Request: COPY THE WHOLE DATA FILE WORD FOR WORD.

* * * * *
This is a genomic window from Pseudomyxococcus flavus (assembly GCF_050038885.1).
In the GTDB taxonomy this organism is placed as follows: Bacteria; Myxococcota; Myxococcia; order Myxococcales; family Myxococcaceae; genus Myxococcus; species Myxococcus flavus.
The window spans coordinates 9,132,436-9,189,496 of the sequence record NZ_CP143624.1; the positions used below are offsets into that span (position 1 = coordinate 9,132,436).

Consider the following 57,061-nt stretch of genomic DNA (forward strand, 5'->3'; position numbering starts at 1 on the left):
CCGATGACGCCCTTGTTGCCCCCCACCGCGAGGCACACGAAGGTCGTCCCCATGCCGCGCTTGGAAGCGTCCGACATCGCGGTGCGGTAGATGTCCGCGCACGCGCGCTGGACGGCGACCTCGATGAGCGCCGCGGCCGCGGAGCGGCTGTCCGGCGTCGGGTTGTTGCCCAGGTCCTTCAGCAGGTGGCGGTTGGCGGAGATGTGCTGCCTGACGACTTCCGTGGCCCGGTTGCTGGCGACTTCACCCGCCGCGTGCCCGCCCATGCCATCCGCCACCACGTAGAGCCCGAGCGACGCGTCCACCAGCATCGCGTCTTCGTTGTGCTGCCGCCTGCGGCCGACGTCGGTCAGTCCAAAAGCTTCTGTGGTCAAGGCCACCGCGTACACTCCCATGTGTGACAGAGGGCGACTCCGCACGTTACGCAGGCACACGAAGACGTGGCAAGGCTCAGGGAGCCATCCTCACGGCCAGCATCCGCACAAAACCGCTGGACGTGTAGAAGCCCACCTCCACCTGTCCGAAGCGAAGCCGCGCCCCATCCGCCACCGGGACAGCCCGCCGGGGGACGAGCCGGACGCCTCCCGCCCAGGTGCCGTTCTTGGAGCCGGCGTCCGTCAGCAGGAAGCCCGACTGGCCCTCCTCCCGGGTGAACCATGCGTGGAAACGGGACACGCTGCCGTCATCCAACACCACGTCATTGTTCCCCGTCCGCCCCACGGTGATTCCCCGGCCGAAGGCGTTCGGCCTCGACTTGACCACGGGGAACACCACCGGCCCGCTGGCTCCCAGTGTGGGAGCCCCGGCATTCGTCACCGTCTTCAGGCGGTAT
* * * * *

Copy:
This is a genomic window from Pseudomyxococcus flavus (assembly GCF_050038885.1).
In the GTDB taxonomy this organism is placed as follows: Bacteria; Myxococcota; Myxococcia; order Myxococcales; family Myxococcaceae; genus Myxococcus; species Myxococcus flavus.
The window spans coordinates 9,132,436-9,189,496 of the sequence record NZ_CP143624.1; the positions used below are offsets into that span (position 1 = coordinate 9,132,436).

Consider the following 57,061-nt stretch of genomic DNA (forward strand, 5'->3'; position numbering starts at 1 on the left):
CCGATGACGCCCTTGTTGCCCCCCACCGCGAGGCACACGAAGGTCGTCCCCATGCCGCGCTTGGAAGCGTCCGACATCGCGGTGCGGTAGATGTCCGCGCACGCGCGCTGGACGGCGACCTCGATGAGCGCCGCGGCCGCGGAGCGGCTGTCCGGCGTCGGGTTGTTGCCCAGGTCCTTCAGCAGGTGGCGGTTGGCGGAGATGTGCTGCCTGACGACTTCCGTGGCCCGGTTGCTGGCGACTTCACCCGCCGCGTGCCCGCCCATGCCATCCGCCACCACGTAGAGCCCGAGCGACGCGTCCACCAGCATCGCGTCTTCGTTGTGCTGCCGCCTGCGGCCGACGTCGGTCAGTCCAAAAGCTTCTGTGGTCAAGGCCACCGCGTACACTCCCATGTGTGACAGAGGGCGACTCCGCACGTTACGCAGGCACACGAAGACGTGGCAAGGCTCAGGGAGCCATCCTCACGGCCAGCATCCGCACAAAACCGCTGGACGTGTAGAAGCCCACCTCCACCTGTCCGAAGCGAAGCCGCGCCCCATCCGCCACCGGGACAGCCCGCCGGGGGACGAGCCGGACGCCTCCCGCCCAGGTGCCGTTCTTGGAGCCGGCGTCCGTCAGCAGGAAGCCCGACTGGCCCTCCTCCCGGGTGAACCATGCGTGGAAACGGGACACGCTGCCGTCATCCAACACCACGTCATTGTTCCCCGTCCGCCCCACGGTGATTCCCCGGCCGAAGGCGTTCGGCCTCGACTTGACCACGGGGAACACCACCGGCCCGCTGGCTCCCAGTGTGGGAGCCCCGGCATTCGTCACCGTCTTCAGGCGGTAT